The Ardweeny: the little friend of the Arduino (and how to beef it up) using arduino

Open-source hardware? Arduino(tm) is the first name to come to mind! As great as it is, sometimes we need a small microcontroller solution for a project, or a stripped-down version for cost-effectiveness.

The Ardweeny is the solution. These small kits are 100% compatible with the Arduino programming environment, are very small, (and unlike the regular Arduino) they can fit on a breadboard. Oh, and they’re quite inexpensive too!

In the regular configuration, you build the backpack, and have it sit on top of the IC, soldering the leads to the legs of the Atmel microcontroller. Although convenient, it exposes the legs to unwanted bending.
The Ardweeny
This Instructable by Solarbotics Intern Rudy Bernard shows how you can build your Ardweeny with stiffer extra-long socket-headers that protect the fragile microcontroller legs and the topside programming pins.

Step 1: Parts You’ll Need

Electronic Parts
– Ardweeny kit (Solarbotics part # : KARDW)
– 2x 6-Pin Header (HVWTech part #: FPin6L-413 )
– 2x 8-Pin Header (HVWTech part #: FPin8L-413 )

Tools Required
– Soldering equipment (soldering iron / solder / cleaning sponge) (HVW tech soldering tools )
– A pair of Needle-nose pliers (HVWTech part #: 43060 or 43061)
– A pair of Flush Cutters (HVWTech part #: 43040 )
– Safety Glasses – VERY important when clipping and snipping! (Solarbotics part #: 5330)

Step 2: Soldering of the capacitors

Start with the 0.01uF capacitors. They aren’t polarized so you can position them in the way you want as long as you put one each into rectangle C1 and C2.

Snug them down, solder them in, and trim off the excess leads poking out from the bottom of the PCB.

Step 3: Soldering of the resistors

You have 2 resistors with different values, so you will have to take care with them.

Let’s start with the resistor R1 – 10k (brown / black / orange / gold). Bend it over with a pair of needle-nose pliers like the picture below and put it in the R1 rectangle. Solder it in place, and snip off the excess lead underneath

Do the same thing with the R2 – 470 ohm (yellow / purple / brown / gold).

Step 4: Soldering of the Resonator and LED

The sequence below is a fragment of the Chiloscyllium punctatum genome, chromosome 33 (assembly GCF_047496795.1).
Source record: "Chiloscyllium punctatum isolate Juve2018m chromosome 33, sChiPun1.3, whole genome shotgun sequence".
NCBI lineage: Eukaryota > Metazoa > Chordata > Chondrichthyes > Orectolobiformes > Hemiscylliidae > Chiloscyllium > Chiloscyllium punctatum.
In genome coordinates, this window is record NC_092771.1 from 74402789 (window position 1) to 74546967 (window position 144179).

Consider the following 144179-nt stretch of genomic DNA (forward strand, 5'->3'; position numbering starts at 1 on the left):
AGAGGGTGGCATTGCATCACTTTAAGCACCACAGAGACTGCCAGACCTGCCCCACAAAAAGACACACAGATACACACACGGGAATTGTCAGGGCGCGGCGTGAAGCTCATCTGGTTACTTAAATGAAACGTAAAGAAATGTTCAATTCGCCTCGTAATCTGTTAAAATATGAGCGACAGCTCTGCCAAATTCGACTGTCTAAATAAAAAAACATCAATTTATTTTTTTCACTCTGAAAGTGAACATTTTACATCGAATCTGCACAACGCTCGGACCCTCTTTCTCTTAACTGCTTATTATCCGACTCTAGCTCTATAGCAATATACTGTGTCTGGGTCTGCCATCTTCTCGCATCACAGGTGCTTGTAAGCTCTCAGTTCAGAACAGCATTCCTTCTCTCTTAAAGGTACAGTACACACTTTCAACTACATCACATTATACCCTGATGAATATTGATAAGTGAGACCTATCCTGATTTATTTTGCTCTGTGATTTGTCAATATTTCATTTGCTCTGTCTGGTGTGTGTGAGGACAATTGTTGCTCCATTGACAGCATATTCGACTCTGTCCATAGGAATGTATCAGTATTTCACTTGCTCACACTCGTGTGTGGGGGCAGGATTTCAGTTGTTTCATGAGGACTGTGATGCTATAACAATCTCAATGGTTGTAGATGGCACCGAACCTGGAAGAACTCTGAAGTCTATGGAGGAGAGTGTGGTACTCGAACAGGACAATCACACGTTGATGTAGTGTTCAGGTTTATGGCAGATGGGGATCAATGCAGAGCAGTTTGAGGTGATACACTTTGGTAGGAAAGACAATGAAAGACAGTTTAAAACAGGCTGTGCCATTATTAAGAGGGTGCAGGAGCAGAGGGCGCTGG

Put the 3-lead resonator in the “Xtl” rectangle. It is not polarity sensitive, so which-way-around does not matter. Solder and snip, like with the resistors & capacitors.

However the LED have a polarity so you will have to take care which way it is installed.Take a close look at it and find the flat side of the LED. The flat side is the cathode, which also has the shorter leg of the two (the other, longer lead is the anode). The flat-side goes to the square pad on pcb. You can also see a flat side on the silk screen.

The Ardweeny

Step 5: Soldering of the push button and the programming header

The push button is the reset switch of the Arweeny. This one is very simple to soldering. Stick it in and solder it down!

The header is use to program the Ardweeny. You can help yourself by using masking tape to hold it in place. Try to solder one leg first and look on the top if the header is sitting straight up and down, and in all the 6 holes. If not, you only have to heat one header and move the header at the right place.


For more detail: The Ardweeny: the little friend of the Arduino (and how to beef it up)

About The Author

Ibrar Ayyub

I am an experienced technical writer holding a Master's degree in computer science from BZU Multan, Pakistan University. With a background spanning various industries, particularly in home automation and engineering, I have honed my skills in crafting clear and concise content. Proficient in leveraging infographics and diagrams, I strive to simplify complex concepts for readers. My strength lies in thorough research and presenting information in a structured and logical format.

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